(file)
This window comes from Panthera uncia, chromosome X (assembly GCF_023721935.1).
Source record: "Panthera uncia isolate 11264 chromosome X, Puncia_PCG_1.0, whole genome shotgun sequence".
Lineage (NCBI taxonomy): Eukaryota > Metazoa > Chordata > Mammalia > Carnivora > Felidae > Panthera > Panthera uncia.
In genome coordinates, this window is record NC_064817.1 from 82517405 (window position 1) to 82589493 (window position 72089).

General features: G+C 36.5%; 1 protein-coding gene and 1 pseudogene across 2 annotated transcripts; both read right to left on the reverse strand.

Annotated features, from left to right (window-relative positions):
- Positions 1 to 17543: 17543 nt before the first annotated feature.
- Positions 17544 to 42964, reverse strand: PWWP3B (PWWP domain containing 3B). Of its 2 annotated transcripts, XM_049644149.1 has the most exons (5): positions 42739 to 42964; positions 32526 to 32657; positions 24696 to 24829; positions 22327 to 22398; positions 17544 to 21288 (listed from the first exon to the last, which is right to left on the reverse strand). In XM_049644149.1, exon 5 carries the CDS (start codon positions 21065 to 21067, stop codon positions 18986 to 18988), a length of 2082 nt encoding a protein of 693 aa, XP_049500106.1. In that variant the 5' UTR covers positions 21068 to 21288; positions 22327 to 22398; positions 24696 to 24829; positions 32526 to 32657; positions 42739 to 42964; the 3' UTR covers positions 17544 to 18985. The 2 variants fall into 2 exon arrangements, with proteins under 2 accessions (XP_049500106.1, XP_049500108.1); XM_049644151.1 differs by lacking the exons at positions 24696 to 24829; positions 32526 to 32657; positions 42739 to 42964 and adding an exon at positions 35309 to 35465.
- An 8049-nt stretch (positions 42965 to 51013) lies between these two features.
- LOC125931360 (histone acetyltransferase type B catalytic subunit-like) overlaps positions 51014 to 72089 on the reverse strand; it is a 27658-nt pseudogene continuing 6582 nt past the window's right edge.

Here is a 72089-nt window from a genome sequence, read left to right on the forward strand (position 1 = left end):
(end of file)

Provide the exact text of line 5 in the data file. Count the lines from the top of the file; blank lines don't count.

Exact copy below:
General features: G+C 36.5%; 1 protein-coding gene and 1 pseudogene across 2 annotated transcripts; both read right to left on the reverse strand.